The manual guided intervention tested in this clinical trial was a linked home visiting intervention delivered by nurses to mothers and small group classes to children. The intervention focused on simplified problem solving steps, STOP, THINK and ACT applied to relevant topics that are presented in Table 2. The nurses were educated with a minimum of a BSN degree. Content of the intervention, delivery method (home visits), and the decision to collaborate with schools in delivering the program were informed by focus groups with Mexican immigrant mothers (Cowell, et al, 2000). Mothers were offered 10 home visits at a time and place of their choosing. Mothers in both neighborhoods received a mean of 6 home visits lasting approximately 75 minutes each. Nurses followed an established protocol that followed problem solving steps (Stop, Think, and Act) as applied to the problems women identified in focus groups. However, nurses were also instructed to focus on problems that mothers were most immediately concerned about, and to assist mothers in applying the problem solving steps to those problems. Nurses had freedom to apply the appropriate module content of the home visiting manual to the most pressing needs of the mothers. The mothers almost universally, preferred to receive the intervention in Spanish. Mothers received on average 6 (SD 3.72) home visits representing 6.3 (SD 4.2) hours of intervention. There were no statistically different intensity rates for mothers in either of the neighborhoods.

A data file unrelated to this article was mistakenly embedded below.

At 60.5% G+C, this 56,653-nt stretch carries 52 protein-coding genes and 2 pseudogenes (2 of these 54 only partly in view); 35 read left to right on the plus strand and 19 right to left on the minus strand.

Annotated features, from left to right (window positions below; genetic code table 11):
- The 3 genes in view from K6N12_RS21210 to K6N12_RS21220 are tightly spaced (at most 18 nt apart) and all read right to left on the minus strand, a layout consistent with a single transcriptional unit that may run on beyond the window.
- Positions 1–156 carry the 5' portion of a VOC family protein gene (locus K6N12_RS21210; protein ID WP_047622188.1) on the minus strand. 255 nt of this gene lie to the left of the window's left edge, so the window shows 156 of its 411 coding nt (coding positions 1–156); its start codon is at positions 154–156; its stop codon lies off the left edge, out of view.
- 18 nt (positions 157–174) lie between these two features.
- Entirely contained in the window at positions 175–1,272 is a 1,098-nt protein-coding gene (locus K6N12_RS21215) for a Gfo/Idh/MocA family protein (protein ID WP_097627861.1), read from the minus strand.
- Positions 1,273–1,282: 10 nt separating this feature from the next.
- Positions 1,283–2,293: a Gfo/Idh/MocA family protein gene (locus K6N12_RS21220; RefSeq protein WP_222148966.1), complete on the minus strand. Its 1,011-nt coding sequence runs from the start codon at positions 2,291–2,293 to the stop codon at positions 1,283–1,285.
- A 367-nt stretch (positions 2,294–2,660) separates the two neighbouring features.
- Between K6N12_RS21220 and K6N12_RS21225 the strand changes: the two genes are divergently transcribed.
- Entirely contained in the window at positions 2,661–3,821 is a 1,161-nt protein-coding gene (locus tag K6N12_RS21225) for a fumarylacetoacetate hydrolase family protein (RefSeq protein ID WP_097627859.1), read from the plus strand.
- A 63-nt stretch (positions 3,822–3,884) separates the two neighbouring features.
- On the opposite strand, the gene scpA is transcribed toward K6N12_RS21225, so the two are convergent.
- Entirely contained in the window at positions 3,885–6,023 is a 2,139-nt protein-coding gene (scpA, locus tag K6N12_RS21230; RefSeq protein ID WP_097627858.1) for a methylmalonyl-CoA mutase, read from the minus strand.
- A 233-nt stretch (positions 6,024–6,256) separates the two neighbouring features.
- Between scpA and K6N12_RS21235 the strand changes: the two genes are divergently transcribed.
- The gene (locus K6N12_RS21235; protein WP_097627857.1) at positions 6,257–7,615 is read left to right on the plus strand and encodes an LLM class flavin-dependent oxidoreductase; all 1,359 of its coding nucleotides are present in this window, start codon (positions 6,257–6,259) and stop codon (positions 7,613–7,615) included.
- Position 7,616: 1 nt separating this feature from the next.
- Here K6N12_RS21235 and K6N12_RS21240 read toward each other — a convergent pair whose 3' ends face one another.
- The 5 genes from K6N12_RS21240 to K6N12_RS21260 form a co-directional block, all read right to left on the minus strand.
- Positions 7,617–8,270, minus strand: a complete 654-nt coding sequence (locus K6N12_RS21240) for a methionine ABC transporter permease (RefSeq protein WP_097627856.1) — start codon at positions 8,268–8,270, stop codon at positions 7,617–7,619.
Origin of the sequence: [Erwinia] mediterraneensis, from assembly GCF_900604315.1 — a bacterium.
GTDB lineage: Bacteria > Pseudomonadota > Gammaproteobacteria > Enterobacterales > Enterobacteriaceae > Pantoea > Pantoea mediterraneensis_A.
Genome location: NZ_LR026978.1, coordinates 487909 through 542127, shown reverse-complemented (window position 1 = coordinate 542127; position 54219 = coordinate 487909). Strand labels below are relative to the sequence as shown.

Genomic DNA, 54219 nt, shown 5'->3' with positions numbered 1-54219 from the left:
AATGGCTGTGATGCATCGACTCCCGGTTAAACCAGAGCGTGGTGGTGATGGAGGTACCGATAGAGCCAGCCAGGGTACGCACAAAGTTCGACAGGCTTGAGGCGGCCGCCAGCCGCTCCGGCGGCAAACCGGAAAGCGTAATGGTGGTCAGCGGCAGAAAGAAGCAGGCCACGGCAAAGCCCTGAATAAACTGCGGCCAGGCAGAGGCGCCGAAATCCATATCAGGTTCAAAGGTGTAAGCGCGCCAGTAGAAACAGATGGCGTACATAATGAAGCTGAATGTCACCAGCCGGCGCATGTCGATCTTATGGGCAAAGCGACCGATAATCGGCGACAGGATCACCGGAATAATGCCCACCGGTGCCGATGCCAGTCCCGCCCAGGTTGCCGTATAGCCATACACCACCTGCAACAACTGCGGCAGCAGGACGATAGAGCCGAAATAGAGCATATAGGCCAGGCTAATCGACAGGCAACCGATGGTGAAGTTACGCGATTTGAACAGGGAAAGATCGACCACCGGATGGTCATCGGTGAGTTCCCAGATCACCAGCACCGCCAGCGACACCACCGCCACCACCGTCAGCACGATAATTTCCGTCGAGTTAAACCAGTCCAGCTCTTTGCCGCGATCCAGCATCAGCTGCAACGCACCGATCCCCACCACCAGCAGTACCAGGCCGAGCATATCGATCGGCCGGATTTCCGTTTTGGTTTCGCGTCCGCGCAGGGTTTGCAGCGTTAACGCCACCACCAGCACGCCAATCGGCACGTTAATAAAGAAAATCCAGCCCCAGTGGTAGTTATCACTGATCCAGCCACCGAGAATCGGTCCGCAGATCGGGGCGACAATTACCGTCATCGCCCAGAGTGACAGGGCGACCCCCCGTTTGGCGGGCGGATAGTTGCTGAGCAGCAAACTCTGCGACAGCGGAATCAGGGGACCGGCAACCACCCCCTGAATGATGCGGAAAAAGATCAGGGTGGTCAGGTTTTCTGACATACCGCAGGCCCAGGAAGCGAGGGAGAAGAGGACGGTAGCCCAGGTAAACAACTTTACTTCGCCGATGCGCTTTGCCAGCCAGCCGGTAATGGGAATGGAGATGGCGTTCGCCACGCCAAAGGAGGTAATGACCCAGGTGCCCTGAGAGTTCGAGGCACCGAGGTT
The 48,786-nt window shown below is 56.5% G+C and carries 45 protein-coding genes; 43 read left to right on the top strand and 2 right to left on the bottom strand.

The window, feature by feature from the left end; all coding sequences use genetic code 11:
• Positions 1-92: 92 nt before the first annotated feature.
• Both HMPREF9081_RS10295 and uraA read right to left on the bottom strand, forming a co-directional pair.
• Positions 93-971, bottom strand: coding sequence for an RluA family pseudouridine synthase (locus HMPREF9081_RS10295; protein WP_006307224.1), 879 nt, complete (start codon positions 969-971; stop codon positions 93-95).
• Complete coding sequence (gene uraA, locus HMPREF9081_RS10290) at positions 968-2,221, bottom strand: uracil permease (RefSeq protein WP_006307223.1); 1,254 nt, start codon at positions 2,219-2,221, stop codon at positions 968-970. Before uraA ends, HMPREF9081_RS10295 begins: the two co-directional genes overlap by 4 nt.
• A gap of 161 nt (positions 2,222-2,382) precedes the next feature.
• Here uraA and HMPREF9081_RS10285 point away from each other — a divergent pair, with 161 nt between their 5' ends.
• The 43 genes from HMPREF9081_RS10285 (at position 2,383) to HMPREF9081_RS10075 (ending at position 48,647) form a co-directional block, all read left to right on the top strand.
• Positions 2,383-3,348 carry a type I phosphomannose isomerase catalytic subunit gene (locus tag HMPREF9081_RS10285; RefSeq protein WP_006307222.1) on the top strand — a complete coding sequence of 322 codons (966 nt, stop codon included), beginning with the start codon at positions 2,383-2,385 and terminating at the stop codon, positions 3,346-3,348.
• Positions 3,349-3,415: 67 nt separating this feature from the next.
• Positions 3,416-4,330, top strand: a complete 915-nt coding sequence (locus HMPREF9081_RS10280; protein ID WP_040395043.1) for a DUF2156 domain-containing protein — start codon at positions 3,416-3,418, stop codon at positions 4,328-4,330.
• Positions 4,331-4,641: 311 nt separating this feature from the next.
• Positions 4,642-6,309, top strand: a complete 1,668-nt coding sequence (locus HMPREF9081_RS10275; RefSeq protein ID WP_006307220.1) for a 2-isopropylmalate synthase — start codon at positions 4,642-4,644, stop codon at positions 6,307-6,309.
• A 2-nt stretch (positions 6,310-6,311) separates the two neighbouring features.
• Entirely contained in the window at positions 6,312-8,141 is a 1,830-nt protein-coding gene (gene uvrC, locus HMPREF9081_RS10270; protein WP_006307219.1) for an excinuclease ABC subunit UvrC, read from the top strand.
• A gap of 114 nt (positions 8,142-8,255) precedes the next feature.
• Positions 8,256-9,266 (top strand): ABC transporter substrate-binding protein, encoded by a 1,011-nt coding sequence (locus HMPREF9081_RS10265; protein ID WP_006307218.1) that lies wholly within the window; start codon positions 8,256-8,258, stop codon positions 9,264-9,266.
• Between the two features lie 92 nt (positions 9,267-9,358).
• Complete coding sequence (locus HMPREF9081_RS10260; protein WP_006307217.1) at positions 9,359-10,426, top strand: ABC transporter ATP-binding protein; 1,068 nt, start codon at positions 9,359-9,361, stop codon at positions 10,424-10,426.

The home visiting intervention fidelity was assessed several ways. The project manager communicated with the nurses every 1-2 weeks or more frequently if the nurse requested. Nurses submitted self-reported check lists on each home visit, verifying application of the STOP, THINK and ACT steps. Finally, all home visits were tape recorded and 20 percent of the tapes were randomly selected and evaluated for fidelity.
The children’s linked intervention complemented the mother’s program and used the same STOP, THINK and ACT steps. Children participated in small group discussions (4-5 children per group) before or after school. Children’s groups were conducted in the elementary school by bilingual nurses and followed a manual including group and individual problem solving activities as well as provision of basic health promotion activities. Children preferred to have the classes in English. Children were scheduled to receive 10 classes each and received on average, 6.36 classes. Children in the north side neighborhood received an average of eight classes and children on the south side neighborhood received an average of 4.72 classes (t = −2.47, df = 109, p = 0.02). Intervention fidelity was assessed for the children’s classes by frequent contact (every 1-2 weeks or as needed) with the nurses by the project manager and the use of the self report check list verifying the delivery of the scripted classes applying the STOP, THINK and ACT steps.